Hurricane Harvey and Student Action on Environment

We teachers are asking ourselves how to help students process the horrific destruction wreaked by Hurricane Harvey. And many of us and our students who are oriented toward thoughtful civic action in schools then ask, “But what can we DO?”

Of course a first step is to become well informed. Much of the news focuses, understandably, on the destruction itself and the struggles to survive and recover. Only a very few sources address in any meaningful way the question whether global climate change was a cause or at least a factor. One of the most thorough and thoughtful responses to that question was provided on the NPR “Science Friday” program Sept. 1st program. The host, Ira Flatow, interviews Penn State Atmospheric Science Professor Michael Mann, who explains the various factors that increased the power, the path, and the rainfall associated with the storm, and the urban planning that might have helped avoid some of the damage. It’s clear that meteorologists knew this kind of disaster was coming; they just couldn’t be sure when it would hit. The 33-minute podcast makes excellent listening to deepen students understanding of the event.

The issues and dangers of climate change can seem distant to young people who are not near to the disaster or possessed of family in the area. It requires more immediate involvement to help them connect with such an event. There are several possible directions for inspiring this involvement. Obviously, collection and donation of clothes, personal items, funds for relief agencies are the first responses that may come to mind. But students can also be helped to investigate environmental vulnerabilities in their own neighborhood. Are there flooding possibilities in their community? Is pollution from nearby factories, highways, or electricity generating facilities endangering people’s health or adding greenhouse gasses to the atmosphere? And then, are there local advocacy organizations working to address such issues that could help educate students and suggest some meaningful actions for students to take on?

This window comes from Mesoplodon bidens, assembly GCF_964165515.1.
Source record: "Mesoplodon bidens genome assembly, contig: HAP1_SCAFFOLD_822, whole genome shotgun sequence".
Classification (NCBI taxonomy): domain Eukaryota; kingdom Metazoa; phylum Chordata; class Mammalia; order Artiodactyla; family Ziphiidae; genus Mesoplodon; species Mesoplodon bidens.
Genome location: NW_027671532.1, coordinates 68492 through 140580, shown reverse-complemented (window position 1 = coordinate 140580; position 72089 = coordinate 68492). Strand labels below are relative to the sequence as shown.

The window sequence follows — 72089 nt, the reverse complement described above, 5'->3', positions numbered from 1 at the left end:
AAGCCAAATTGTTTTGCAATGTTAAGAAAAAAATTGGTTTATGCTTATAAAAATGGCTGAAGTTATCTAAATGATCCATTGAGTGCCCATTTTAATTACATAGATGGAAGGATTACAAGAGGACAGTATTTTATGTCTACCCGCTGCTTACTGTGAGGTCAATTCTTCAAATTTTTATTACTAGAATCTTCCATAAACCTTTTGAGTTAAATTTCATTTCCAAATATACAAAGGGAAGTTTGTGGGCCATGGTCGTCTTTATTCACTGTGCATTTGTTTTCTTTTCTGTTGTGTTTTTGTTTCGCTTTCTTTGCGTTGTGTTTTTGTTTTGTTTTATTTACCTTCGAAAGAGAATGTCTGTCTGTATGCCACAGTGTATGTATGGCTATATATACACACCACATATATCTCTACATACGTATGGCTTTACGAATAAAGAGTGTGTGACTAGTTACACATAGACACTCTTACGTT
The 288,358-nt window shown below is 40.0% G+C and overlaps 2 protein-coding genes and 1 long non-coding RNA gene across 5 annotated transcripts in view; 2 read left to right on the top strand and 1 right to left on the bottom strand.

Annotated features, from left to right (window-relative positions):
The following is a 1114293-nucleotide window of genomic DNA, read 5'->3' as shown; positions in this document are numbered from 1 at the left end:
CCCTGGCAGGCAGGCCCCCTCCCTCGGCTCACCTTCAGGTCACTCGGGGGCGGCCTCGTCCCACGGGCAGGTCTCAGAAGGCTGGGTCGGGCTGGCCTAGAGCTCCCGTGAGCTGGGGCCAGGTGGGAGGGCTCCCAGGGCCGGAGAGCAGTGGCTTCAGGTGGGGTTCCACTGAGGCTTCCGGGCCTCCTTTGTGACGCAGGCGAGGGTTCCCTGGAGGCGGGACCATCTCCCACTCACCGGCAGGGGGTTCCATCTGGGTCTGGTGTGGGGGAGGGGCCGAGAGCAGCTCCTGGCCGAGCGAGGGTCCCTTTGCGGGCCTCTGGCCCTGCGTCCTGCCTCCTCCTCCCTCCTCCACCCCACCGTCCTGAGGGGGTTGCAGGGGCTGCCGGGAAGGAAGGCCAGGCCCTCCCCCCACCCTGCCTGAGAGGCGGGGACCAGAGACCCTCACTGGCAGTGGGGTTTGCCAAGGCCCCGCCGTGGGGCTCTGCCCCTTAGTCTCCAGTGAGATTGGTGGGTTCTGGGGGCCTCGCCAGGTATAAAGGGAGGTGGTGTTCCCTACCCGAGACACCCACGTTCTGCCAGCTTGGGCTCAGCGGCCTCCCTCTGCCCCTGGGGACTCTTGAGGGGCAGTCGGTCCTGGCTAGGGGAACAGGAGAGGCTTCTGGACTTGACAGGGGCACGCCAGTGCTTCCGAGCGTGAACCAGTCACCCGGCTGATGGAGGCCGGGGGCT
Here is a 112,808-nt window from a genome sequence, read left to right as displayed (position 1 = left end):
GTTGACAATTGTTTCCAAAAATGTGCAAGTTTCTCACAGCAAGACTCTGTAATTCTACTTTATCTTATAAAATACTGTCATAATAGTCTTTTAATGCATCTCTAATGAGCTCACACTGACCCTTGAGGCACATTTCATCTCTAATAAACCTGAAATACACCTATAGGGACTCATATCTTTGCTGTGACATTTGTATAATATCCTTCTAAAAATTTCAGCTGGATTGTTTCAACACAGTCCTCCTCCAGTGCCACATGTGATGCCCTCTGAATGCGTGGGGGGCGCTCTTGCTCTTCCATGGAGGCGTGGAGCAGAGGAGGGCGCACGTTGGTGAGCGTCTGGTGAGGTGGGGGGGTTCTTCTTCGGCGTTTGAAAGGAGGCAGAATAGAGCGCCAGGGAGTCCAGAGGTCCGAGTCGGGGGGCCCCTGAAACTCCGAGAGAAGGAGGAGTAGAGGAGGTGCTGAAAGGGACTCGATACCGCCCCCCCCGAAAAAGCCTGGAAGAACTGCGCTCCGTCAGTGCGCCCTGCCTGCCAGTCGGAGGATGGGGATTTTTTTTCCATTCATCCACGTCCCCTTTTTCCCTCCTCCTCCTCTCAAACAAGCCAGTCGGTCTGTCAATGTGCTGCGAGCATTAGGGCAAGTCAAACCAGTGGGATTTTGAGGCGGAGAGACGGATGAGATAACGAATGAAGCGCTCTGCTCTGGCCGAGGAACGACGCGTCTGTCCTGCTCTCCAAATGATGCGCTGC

One such group in Chicago is the Little Village Environmental Justice Organization. Along with organizing and engaging in advocacy in the Little Village section of Chicago, the group works with students in local schools to provide information as well as help with organizing student groups for specific local efforts. Similar resources exist in communities across the country.

The effects of human-induced climate change are upon us, and they’re frightening. It’s inevitable to feel frustrated and helpless since the problem is so large and the resistance to wise action is so entrenched in this country right now. But the more we teachers can prepare young people to become informed, thoughtful, and active citizens, the stronger will be the voices for change.